Wednesday, June 5, 2013

Going Home -- Part 3

She sleeps thirteen hours straight, without interruption. I imagine this is wonderful for body restoration, yet a few hours of normal daily activities and visiting make her eyes droopy. I write an hour while she dozes, then a verbal “knock-knock” announces company. The man who bought her mother’s house has come to say hello, which reminds me of good friends we have in St. Louis, who came all the way to Virginia to celebrate my birthday earlier this year. When we moved to St. Louis, we bought their house.
            Mother remains asleep until the next pair, one of her best friends for 70 years escorted by a daughter-in-law. (My mother dated her future husband a few times.) As they visit, I remember being surprised about 50 years ago when my mom answered one of those questions parents usually refuse to consider, “Which of our friends would you choose if you had to date one of them?” And another moment…as our family drove past their house, Mother commented on the “tomcat” running through the yard. Eureka! Until that day I thought cats were female and dogs were male.
            An aide brings another barely-nibbled lunch as the neighbor whose dog’s leash prompted this hospitalization arrives for her almost daily apologia. I head for a new restaurant in town. My bosom buddies at the next table explain that the place takes a day off on Tuesdays. Last Wednesday, the sign said “Closed” when they came for lunch. They stopped the next day to check hours, and the owner explained they’d had a break-in Tuesday night. Not knowing what had been touched, they threw out all the food and hung the sign an extra day. I doubt they would have taken that precaution fifteen years ago. Now terrorists lurk behind every tree.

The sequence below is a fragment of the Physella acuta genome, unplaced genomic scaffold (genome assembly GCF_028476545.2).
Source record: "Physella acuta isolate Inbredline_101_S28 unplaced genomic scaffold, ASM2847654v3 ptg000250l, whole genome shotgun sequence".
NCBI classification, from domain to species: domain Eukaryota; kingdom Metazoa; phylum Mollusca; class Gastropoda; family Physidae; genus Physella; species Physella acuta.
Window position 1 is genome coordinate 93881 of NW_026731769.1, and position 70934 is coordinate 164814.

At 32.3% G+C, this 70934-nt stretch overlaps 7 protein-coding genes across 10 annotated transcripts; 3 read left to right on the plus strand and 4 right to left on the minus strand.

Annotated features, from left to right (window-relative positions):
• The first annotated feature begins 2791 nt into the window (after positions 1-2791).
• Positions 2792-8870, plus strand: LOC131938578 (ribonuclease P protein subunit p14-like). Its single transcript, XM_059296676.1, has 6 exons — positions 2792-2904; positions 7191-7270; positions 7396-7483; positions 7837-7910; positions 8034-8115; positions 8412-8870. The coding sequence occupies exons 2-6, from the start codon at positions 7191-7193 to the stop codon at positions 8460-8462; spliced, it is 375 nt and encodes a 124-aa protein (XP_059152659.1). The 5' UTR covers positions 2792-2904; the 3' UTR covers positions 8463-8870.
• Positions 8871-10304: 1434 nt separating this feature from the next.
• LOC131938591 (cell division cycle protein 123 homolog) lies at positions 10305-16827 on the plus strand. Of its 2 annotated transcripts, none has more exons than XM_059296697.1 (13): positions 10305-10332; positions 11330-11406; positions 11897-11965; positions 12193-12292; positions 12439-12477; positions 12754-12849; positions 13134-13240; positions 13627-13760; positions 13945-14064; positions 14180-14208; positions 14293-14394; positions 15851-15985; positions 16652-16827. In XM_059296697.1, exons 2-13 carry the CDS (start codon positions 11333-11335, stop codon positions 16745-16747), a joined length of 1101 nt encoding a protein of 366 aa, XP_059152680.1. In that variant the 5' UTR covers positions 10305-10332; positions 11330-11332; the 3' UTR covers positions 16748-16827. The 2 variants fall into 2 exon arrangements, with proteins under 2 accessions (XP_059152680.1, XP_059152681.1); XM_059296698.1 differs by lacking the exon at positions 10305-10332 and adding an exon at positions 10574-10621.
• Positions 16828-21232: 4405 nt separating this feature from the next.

I presume the restaurant locks its doors. Perhaps the experience illustrates a difference between a small town and a larger town, where burglar alarm systems are popular. On the other hand, maybe even small towns have criminals smart enough to disarm burglar alarms.
A good capitalist would cause as little collateral damage as possible, focusing on his or her profit-making objective. So says Adam Smith, which is why our air is clean, waters are pure, only minimal government is necessary, and folks in our neighborhood don't lock their doors (I realize I'm repeating myself here, perhaps due to my current environment).
            Speaking of regulation, on the way to the restaurant I make a point of passing an infamous house mentioned during dinner the evening I arrived. The town’s attorney stopped at our table to ask what we thought about publishing, before arraignment, the name of an adult suspected of breaking-and-entering. Is he a public figure, my digital newspaperman brother-in-law inquired. The conversation veered to a recent citizen-of-the-year who has since been identified as a slumlord, the owner of the only boarded-up house in town. When the city finished serving notices demanding repair or demolition, the citizen-of-the-year transferred title to his daughter. The house looks bad, maybe not that bad.
            My mother’s roommate has been complaining that her pants are too tight. An aide says she has changed four times today, that if they’re really too small, she needs to ask her family to bring a larger size. Her daughter shows up to explain, “1X, we just bought those. She tried 2X, which slid off.” The aide says she weighs the same she weighed last fall when she moved in, “Maybe her stomach hurts.”
Yesterday afternoon she asked her husband what he’s been watching on television. He talked about the Oklahoma tornadoes and the family party scheduled for later that afternoon. “Why aren’t I going?” she asked. “Because you said you didn’t want to.” “Well, I do, why aren’t I going?” “You said you didn’t want to.” “Well, I do, why can’t I go?” Back and forth, back and forth, until she kept repeating, “You are so dumb.” Later she said the party was “Wonderful, six generations, and we were the oldest.” Still later, “Help, I need help. Move my pillow up. How does this work?” Her television suddenly blasted so loud several aides came running. “Sweetie, what are you doing? It’s too loud and way too late. Time for bed."
           If Mother were counting her blessings, a need for hearing aids might be one of them. She can remove them and sleep through everything except the TV explosion.
           In my mother's apartment, a wall clock and an alarm tick-tock a musical storm. Sleeping on my left side does not help. I banish one to a closet and the other to a drawer.
           "You're putting me to sleep," says Virginia.
           Okay. Give me one more installment.

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